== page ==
Securing admission to college or university is more difficult now than in the past, and in three years, it will likely be even more challenging. Application and matriculation figures are soaring, and many admission rates are steadily decreasing.
The arduous application process is not just a senior year task, and motivated students often begin to prepare for college or university as early as ninth grade. By sophomore year of high school, students should be angling to improve their chances even more. Here are five suggestions to help you dive into the process during your freshman year.
1. Work to get placed in AP courses
Certain college admissions counselors believe that success in Advanced Placement (AP) classes is the best indicator of success in university. Schools place a great deal of weight on course curriculum and elite colleges will expect you to enroll in all or nearly all AP classes. As a freshman, you likely won’t be permitted to take these courses, but you can often place yourself in a position to enroll as a sophomore or junior. The simplest way to do so is to inquire what you must do to move to this level. At select high schools, there are a set number of seats available, but others are more flexible and will allow students to enroll if they simply ask (assuming your grades meet the minimum requirements).
2. Begin preparing for the ACT/SAT
Your performance in AP classes might be the biggest indicator of success in college, but your ACT/SAT scores are one of the biggest indicators of whether you will be accepted. You won’t sit for these tests until your junior or senior year of high school, but you can start preparing now. These exams can be quite challenging – however, both tests possess rather simple patterns and common questions that they continuously utilize. If you devote significant time now to reviewing, you will develop a keen sense of the common questions and patterns ahead of time – two skills that can greatly improve your eventual result. Study for one to two hours per week during your freshman year and then gradually increase your review time. You’ll be amazed at how much more comfortable you will be with the exam come a year or two later.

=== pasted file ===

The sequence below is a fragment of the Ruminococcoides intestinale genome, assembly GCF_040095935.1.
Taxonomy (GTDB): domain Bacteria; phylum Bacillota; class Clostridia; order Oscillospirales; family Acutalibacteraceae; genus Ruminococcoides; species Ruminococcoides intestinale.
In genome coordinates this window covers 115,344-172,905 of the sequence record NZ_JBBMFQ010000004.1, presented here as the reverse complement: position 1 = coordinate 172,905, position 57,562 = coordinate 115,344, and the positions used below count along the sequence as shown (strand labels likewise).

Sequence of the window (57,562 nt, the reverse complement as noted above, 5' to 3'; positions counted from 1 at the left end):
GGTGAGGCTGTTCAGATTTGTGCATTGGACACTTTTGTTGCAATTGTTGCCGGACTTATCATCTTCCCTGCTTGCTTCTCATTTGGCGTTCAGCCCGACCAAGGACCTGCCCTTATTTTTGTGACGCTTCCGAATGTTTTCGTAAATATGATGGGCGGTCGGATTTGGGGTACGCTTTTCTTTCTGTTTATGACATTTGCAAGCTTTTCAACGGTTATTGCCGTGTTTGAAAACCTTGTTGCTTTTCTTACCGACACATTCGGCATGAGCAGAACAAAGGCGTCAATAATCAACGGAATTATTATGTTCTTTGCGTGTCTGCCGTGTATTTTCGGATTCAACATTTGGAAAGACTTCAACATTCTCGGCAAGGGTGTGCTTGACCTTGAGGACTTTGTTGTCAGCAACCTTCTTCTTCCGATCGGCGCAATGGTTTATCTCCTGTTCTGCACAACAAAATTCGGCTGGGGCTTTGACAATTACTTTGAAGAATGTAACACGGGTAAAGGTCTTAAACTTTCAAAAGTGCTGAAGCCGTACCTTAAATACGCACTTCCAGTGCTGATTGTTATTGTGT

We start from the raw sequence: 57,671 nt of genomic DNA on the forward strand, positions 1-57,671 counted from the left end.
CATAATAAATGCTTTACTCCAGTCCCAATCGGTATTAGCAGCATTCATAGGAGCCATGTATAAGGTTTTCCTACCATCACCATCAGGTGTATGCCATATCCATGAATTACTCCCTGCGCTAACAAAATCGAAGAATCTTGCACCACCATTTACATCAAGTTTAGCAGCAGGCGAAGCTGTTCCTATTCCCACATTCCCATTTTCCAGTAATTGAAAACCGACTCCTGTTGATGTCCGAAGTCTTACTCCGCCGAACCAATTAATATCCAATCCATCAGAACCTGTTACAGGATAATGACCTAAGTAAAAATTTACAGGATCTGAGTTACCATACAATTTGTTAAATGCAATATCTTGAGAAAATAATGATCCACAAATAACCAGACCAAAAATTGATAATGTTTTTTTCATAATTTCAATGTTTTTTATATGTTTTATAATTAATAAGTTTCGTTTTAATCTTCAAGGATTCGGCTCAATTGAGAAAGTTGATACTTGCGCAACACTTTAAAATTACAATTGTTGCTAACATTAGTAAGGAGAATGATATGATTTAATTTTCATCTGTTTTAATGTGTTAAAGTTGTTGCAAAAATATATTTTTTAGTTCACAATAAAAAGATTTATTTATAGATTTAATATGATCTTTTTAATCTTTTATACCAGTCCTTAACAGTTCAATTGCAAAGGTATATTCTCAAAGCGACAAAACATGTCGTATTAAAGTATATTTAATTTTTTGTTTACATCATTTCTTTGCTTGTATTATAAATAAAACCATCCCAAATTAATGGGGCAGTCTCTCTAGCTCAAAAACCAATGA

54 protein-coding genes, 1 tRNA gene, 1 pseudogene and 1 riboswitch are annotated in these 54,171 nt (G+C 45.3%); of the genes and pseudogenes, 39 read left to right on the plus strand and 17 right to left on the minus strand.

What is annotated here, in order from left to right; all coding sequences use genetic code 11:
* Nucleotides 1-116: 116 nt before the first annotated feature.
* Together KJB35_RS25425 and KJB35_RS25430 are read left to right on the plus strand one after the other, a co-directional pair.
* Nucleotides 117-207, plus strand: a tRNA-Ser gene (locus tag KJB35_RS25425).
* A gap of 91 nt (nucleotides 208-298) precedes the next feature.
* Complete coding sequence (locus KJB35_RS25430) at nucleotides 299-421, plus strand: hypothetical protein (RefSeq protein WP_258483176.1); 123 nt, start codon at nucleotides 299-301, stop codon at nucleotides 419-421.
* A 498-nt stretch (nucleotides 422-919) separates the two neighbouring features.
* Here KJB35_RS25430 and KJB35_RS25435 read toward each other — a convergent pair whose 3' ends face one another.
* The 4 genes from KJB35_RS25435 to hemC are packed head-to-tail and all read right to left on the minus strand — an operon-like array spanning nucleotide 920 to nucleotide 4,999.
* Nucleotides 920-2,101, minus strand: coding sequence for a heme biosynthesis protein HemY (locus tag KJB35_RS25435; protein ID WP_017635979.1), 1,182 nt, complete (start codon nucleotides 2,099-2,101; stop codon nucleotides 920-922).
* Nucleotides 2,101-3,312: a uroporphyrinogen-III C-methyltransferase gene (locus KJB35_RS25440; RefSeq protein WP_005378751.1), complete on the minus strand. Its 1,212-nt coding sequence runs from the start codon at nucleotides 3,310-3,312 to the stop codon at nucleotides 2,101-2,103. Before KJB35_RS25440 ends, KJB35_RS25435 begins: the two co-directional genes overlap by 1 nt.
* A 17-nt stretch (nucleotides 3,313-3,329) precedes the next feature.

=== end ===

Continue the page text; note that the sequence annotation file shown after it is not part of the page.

3. Become the founder of an extra-curricular activity
Students earn admission points for simply being involved in extra-curricular activities, but starting one on your own could mean so much more. If you are the president or captain of a club, you will earn a significant advantage over students who are just participants. Create a club or sports team during your freshman year about which you are passionate and remain heavily involved throughout your high school career to really impress admissions staff.
4. Enroll in a summer program
Colleges and universities love to host high school students for summer programs, which may span from a day to a month. These opportunities focus on specific areas. They also provide you with an opportunity to meet professors and guidance counselors, explore areas of study, and most importantly, ask the admissions department questions. That can only increase your chances of a positive response come admission season.
5. Complete four years of a foreign language
Foreign language requirements at most schools are lower than this, which is why going this far will ensure you stand out. Becoming fluent (or even proficient) in a second language is an advantageous skill that can enhance your application. Additionally, it is an excellent skill to have in general that will benefit you if you choose to study abroad in college or travel after college as well. Taking four years of a foreign language by the time you enter university will prove that you are thinking about your long-term future – an attractive quality to admissions staff.